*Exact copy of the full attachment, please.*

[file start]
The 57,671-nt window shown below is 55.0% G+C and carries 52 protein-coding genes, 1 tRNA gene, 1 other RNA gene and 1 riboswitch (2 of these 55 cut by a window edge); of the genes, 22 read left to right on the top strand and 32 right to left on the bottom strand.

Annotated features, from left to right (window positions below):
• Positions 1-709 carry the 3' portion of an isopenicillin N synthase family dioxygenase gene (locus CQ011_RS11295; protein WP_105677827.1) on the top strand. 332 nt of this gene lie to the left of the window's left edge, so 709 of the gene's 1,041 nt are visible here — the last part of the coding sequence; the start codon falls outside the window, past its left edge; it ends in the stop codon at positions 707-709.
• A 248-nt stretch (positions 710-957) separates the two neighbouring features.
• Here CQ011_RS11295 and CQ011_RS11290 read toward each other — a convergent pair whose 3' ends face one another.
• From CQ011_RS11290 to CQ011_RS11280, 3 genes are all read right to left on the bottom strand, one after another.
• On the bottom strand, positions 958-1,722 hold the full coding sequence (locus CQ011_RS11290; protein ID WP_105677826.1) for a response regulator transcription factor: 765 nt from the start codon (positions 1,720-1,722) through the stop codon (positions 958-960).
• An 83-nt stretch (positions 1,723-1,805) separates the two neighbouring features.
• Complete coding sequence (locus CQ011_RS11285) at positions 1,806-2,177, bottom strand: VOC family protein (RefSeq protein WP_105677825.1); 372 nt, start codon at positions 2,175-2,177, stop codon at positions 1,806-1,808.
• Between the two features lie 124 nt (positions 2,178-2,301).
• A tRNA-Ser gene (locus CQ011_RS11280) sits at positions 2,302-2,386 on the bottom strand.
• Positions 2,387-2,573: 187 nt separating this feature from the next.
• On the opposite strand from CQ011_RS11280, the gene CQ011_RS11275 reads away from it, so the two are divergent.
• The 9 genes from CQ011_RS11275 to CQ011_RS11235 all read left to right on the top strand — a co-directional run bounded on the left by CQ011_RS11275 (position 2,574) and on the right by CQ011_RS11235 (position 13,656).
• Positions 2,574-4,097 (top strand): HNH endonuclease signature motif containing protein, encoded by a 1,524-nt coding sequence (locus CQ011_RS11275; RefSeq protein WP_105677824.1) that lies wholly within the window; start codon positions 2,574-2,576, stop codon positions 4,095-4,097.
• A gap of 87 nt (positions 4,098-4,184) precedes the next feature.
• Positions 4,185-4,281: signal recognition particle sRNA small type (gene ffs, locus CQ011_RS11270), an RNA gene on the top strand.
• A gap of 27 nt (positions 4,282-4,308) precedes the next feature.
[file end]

The 57,671-nt window shown below is 55.0% G+C and carries 52 protein-coding genes, 1 tRNA gene, 1 other RNA gene and 1 riboswitch (2 of these 55 cut by a window edge); of the genes, 22 read left to right on the top strand and 32 right to left on the bottom strand.

Annotated features, from left to right (window positions below):
• Positions 1-709 carry the 3' portion of an isopenicillin N synthase family dioxygenase gene (locus CQ011_RS11295; protein WP_105677827.1) on the top strand. 332 nt of this gene lie to the left of the window's left edge, so 709 of the gene's 1,041 nt are visible here — the last part of the coding sequence; the start codon falls outside the window, past its left edge; it ends in the stop codon at positions 707-709.
• A 248-nt stretch (positions 710-957) separates the two neighbouring features.
• Here CQ011_RS11295 and CQ011_RS11290 read toward each other — a convergent pair whose 3' ends face one another.
• From CQ011_RS11290 to CQ011_RS11280, 3 genes are all read right to left on the bottom strand, one after another.
• On the bottom strand, positions 958-1,722 hold the full coding sequence (locus CQ011_RS11290; protein ID WP_105677826.1) for a response regulator transcription factor: 765 nt from the start codon (positions 1,720-1,722) through the stop codon (positions 958-960).
• An 83-nt stretch (positions 1,723-1,805) separates the two neighbouring features.
• Complete coding sequence (locus CQ011_RS11285) at positions 1,806-2,177, bottom strand: VOC family protein (RefSeq protein WP_105677825.1); 372 nt, start codon at positions 2,175-2,177, stop codon at positions 1,806-1,808.
• Between the two features lie 124 nt (positions 2,178-2,301).
• A tRNA-Ser gene (locus CQ011_RS11280) sits at positions 2,302-2,386 on the bottom strand.
• Positions 2,387-2,573: 187 nt separating this feature from the next.
• On the opposite strand from CQ011_RS11280, the gene CQ011_RS11275 reads away from it, so the two are divergent.
• The 9 genes from CQ011_RS11275 to CQ011_RS11235 all read left to right on the top strand — a co-directional run bounded on the left by CQ011_RS11275 (position 2,574) and on the right by CQ011_RS11235 (position 13,656).
• Positions 2,574-4,097 (top strand): HNH endonuclease signature motif containing protein, encoded by a 1,524-nt coding sequence (locus CQ011_RS11275; RefSeq protein WP_105677824.1) that lies wholly within the window; start codon positions 2,574-2,576, stop codon positions 4,095-4,097.
• A gap of 87 nt (positions 4,098-4,184) precedes the next feature.
• Positions 4,185-4,281: signal recognition particle sRNA small type (gene ffs, locus CQ011_RS11270), an RNA gene on the top strand.
• A gap of 27 nt (positions 4,282-4,308) precedes the next feature.